I like maps. Always have. It’s not just the vicarious glamour of potential travel, or the romance and intrigue of faraway place names; it’s the look, too. The symbols and codes that form their own language, and the clear, precise presentation of relevant information. Maps tell you a lot about the era that produced them; they can be functional or largely decorative, and while they have to an extent been superseded by more advanced and miniaturised technology, sometimes there’s no substitute for the real thing.
Any of this sounding familiar yet? Yes, maps can be compared to watches, and while that would seem like the obvious point at which to start talking about world timers, it goes a bit deeper than that. It’s not just that there is a genre of watches with maps on their dials; I would argue that in a pre-digital age, a watch and a map are the two most fundamental tools one could possess. What can be more important than knowing your position in time and space?
Just as the invention of marine chronometers meant that by knowing the time, one could find one’s precise location, a world timer provides the reverse operation (albeit without the calculations) – if you know where you are, you know what time it is. That is the hallmark of a true world timer; at-a-glance awareness of the hour anywhere in the world. Plenty of “world time” watches – those with city rings visible through windows, usually – are glorified dual-time pieces.
The last six months has seen a rash of new world timers, the most high-profile of which besides the aforementioned Vacheron is Patek Philippe’s 5930 world time chronograph. It divided opinion at Baselworld, but deserves credit for successfully integrating two complications that are both hungry for dial space – something it achieves by only having one chronograph subdial and no running seconds. We gave it a thorough look up close back in March when it launched; it features some interesting design tweaks, but aesthetically and mechanically, it holds true to a template set down in the late 1930s and 1940s by a Genevan watchmaker by the name of Louis Cottier.
Cottier did more than any watchmaker before or since to make the world timer a workable proposition. A former Rolex restorer, he developed the crucial mechanism that underpins all world timers – the 24-hour ring mounted in the centre of the dial which rotates anti-clockwise and is read off an outer “cities” ring. Early Cottier world timers have the cities ring fixed, often as part of the bezel; later, he added a movable cities ring operated by a second crown. His watches captured the imagination of an increasingly global world (at the end of the Second World War, he was commissioned by Agassiz to make world timers for Churchill, Truman, Stalin and de Gaulle) and most major brands of the time – including Rolex – worked with him on world time watches. Clearly an intelligent and inventive man, his lasting contribution to watchmaking is nevertheless peculiar in its singularity: he solved a problem that few people were particularly concerned with solving (or so it seems), and he did so in a manner so robust that it brooked no improvement for more than half a century.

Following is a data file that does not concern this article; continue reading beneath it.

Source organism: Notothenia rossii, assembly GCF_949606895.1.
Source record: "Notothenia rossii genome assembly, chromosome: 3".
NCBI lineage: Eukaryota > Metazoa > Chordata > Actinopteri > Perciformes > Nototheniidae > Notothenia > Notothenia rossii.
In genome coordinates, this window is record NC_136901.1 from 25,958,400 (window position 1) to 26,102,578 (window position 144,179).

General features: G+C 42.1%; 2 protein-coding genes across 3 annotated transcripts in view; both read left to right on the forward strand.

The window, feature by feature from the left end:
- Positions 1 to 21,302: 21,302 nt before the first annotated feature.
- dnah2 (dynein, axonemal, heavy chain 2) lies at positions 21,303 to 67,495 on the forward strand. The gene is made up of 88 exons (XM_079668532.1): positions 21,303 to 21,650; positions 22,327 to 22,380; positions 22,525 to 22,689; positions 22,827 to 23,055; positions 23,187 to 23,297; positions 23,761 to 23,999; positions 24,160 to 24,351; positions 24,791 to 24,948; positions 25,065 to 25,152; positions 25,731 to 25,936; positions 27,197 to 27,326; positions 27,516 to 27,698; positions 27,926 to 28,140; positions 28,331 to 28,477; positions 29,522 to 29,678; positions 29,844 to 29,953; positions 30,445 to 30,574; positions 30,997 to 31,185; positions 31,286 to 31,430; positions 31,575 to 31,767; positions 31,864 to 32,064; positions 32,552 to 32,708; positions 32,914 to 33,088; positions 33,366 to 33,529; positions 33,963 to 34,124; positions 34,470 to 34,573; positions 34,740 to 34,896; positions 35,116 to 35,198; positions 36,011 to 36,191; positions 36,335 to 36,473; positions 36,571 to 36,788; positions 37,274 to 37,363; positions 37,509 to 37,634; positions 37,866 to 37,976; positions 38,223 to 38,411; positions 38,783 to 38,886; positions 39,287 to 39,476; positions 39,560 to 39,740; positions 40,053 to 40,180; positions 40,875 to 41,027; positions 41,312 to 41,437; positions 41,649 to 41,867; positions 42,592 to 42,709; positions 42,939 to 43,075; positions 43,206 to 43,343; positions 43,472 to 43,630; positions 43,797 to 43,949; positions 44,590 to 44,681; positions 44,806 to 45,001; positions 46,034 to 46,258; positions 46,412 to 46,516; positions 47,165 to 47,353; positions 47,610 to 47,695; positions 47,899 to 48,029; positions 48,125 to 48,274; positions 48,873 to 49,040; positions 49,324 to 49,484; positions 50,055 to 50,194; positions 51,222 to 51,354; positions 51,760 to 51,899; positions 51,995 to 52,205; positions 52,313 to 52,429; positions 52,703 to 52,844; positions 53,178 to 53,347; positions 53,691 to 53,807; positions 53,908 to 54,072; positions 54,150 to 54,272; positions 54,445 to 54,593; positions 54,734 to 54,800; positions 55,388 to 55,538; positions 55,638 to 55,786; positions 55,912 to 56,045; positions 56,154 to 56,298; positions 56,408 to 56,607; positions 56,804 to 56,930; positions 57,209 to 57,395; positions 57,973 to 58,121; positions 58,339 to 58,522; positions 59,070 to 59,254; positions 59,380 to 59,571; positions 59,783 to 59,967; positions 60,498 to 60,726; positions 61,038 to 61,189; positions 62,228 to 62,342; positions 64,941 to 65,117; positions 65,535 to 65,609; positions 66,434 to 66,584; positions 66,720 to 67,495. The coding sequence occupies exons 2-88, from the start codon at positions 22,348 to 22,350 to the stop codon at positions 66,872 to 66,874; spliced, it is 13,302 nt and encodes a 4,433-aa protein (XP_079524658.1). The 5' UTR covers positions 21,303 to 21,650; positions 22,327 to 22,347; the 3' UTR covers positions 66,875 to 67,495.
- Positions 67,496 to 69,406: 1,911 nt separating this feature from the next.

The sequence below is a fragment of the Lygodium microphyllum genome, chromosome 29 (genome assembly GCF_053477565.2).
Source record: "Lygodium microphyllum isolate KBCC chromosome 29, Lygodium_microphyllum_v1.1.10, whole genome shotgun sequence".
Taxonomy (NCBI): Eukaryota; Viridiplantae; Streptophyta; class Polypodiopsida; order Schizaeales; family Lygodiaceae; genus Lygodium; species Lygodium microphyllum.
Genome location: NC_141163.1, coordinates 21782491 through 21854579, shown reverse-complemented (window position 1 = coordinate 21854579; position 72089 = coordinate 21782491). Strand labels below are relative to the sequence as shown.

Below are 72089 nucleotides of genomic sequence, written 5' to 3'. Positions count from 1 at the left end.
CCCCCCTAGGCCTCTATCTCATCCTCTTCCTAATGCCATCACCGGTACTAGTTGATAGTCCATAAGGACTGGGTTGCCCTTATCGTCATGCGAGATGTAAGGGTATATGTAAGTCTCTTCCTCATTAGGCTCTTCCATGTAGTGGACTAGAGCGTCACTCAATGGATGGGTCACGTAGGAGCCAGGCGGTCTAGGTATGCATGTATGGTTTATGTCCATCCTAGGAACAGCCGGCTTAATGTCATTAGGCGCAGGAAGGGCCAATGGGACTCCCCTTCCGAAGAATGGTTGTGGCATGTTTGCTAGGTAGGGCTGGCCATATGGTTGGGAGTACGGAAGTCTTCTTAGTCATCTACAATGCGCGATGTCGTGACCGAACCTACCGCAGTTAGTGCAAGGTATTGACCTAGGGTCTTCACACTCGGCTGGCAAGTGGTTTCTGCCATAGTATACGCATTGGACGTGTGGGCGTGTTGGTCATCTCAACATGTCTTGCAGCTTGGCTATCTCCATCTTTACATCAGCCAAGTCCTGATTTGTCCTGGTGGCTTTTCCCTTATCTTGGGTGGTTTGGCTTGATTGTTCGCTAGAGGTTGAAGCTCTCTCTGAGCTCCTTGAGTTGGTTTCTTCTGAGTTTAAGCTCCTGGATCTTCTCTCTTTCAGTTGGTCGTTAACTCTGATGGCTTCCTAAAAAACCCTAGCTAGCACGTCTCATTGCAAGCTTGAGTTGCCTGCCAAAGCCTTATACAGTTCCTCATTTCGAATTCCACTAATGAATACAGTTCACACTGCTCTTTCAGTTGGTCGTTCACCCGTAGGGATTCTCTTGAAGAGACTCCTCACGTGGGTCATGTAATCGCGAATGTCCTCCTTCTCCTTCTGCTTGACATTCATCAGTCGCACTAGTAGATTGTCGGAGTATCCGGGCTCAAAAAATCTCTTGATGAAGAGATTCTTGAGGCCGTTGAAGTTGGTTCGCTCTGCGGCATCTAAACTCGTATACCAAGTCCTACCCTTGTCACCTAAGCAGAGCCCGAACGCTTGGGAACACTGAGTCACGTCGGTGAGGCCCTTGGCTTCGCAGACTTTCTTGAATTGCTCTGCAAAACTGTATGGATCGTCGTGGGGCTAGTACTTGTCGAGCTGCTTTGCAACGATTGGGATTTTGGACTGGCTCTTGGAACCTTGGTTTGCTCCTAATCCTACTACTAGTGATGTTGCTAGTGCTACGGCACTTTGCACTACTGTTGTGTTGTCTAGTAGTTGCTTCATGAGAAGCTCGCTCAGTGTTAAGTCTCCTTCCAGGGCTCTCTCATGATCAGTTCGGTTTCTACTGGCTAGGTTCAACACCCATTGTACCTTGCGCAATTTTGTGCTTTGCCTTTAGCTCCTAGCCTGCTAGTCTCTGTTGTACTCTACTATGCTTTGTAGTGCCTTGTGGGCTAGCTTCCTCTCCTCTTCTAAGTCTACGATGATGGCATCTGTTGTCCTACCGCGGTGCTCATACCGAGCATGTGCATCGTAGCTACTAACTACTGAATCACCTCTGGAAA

The concept of formal time zones dates to the late 1870s, and a Canadian railway engineer called Sandford Fleming (Fleming commissioned a watch, potentially the first of its type, showing 24 time zones from Nicole, Nielsen & Co, but it lacked Cottier’s night/day and cities rings), and a number of watchmakers created “universal time” watches around the turn of the century. Most made use of the watch’s two faces to show local and world time on different sides, and the most advanced, like the 1885 Beguelin below, were able to show night and day as well. There were in fact rudimentary world time watches more than a century earlier, but more than anything these seem like ideas ahead of their time.
In more recent times, there have been some technical advancements made to Cottier’s design. Svend Andersen, who spent nine years in Patek Philippe’s high complications workshop in the 1960s and 70s and therefore knows the complication just about as well as anybody, has turned Cottier’s invention into a slim module (0.9mm) which works with a number of base calibres (he has used Frederic Piguet, Vaucher and new-old-stock A. Schild movements).